Projects on tap include a summer tour with Dave Hollister and Angie Stone, a TV pilot, a clothing line, an audio version of her 2005 book “Inscriptions of My Heart,” a cook book and her ongoing philanthropic work on behalf of breast cancer. In the meantime, Price is slated to perform at the 2011 Essence Music Festival in July and is busy collaborating on new songs for the likes of Dave Hollister, Toni Braxton and Keke Wyatt.

“I don’t get much sleep these days,” Price says. “But that’s OK. Everything is lining up. My prayers are being answered.”

In addition to Campbell and Williams, the singer/songwriter collaborated with songwriter/producers Shep Crawford and Jazz Nixon, who are also longtime colleagues and friends.

Another longtime industry relationship recently blossomed into a new co-management arrangement for Price. Rolle is now co-managing his wife’s career with Devyne Stephens, who heads Atlanta-based Upfront Megatainment. Its roster includes Akon, Kelly Rowland, Dave Hollister and Upfront/SRC newcomer Majic Massey.

“I’ve managed Kelly from day one,” says Rolle, who’ll still handle day-to-day responsibilities. “But now I don’t have to do everything. In Devyne, I found someone who believes in Kelly like I do and someone who works just as hard as she does.”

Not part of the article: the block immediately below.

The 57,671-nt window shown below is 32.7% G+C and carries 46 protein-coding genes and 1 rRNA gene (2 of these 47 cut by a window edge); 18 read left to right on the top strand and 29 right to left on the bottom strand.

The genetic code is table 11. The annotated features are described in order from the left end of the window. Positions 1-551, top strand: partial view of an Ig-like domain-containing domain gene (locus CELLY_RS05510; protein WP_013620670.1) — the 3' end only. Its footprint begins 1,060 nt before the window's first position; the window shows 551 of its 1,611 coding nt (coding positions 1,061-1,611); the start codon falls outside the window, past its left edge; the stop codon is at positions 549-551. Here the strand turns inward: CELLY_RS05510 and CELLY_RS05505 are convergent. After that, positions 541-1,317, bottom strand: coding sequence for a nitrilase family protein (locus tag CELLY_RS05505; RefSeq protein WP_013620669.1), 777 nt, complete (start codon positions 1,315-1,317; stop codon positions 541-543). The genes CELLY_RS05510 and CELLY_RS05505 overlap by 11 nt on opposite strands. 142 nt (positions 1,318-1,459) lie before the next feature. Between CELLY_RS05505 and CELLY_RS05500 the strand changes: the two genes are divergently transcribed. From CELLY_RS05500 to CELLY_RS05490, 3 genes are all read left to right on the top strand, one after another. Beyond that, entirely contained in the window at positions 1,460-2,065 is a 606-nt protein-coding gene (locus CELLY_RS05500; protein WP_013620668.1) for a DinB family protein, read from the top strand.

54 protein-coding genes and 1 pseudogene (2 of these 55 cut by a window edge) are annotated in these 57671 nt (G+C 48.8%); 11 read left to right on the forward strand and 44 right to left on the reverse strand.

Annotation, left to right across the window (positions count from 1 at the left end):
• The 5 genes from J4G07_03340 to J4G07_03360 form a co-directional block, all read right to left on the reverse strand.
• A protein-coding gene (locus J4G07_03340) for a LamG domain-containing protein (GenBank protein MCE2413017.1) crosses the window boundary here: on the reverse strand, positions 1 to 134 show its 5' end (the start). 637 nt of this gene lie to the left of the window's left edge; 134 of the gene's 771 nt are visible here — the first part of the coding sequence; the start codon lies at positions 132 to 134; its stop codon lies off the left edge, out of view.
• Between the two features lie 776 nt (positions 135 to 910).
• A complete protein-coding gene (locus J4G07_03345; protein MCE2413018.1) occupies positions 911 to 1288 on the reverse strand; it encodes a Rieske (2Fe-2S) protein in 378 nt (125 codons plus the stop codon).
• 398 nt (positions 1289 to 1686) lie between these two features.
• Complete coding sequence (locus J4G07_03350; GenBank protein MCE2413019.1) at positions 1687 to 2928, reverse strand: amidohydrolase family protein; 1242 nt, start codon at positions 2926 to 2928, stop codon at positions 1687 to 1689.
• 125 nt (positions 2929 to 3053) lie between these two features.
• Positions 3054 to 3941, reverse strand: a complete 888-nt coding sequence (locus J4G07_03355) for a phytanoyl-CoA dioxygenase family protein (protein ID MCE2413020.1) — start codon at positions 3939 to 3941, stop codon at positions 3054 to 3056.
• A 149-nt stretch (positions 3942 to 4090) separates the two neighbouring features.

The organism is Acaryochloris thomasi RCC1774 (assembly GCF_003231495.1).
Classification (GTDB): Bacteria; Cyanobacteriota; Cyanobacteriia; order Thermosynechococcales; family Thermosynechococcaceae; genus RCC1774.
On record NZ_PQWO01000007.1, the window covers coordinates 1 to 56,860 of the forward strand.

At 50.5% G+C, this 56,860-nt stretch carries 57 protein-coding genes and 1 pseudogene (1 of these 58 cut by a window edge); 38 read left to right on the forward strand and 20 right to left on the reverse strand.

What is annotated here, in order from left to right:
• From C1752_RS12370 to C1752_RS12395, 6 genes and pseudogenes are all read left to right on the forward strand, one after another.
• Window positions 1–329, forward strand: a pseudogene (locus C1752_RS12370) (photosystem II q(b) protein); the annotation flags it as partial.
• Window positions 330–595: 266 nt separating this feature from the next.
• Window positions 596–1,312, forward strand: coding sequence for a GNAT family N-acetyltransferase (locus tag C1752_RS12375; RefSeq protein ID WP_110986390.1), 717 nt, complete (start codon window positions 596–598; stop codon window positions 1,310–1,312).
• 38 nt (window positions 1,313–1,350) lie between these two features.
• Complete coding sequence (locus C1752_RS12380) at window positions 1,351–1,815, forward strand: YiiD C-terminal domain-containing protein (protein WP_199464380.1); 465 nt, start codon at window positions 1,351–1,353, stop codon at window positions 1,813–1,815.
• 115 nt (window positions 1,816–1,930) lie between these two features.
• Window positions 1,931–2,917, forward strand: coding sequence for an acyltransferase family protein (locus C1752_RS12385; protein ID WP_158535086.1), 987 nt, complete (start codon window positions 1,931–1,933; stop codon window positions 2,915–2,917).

Price’s sixth album also represents a career rebirth. In addition to partnering with producer Warryn Campbell’s My Block Records, Price has hired a new co-manager, Devyne Stephens of Upfront Megatainment, as she eyes several brand-building ventures. In short, the is back with a whole new do-it-my-way attitude, ready to claim, in Campbell’s words, “that big shot to show what she can really do. She’s never had that look, in my opinion. But everybody needs to know how great and talented she is as a singer and as an amazing writer.”

When she began recording with Island Def Jam and later Def Soul. Their subsequent discussions led to Price teaming her Sang Girl! Production company/label with Campbell’s My Block Records, whose roster includes Mary Mary, the Soul Seekers and Campbell’s younger sister, JoiStarr.

“My hiatus wasn’t really an accident or on purpose,” Price says of her chance to refocus and re-energize. “It just worked out that way. When my break came from Def Jam, the timing was good to do something more personal to me-the gospel album. And when I thought about going back to a major or doing something on my own, I thought I should have the opportunity to experience being in charge of my career-and benefit from it as well.”

Price, Rolle and Campbell began testing the waters with “Tired,” the anthemic ballad that opens “Kelly.” At the time of its release, the trio hadn’t yet secured distribution. But the single went on to earn a Grammy nod for best female R&B vocal performance (the last year for that honor in the wake of the Recording Academy’s recent restructuring of award categories). And Price found herself competing against such peers as Faith Evans, Monica, Jazmine Sullivan and Fantasia, the last of whom won the statuette.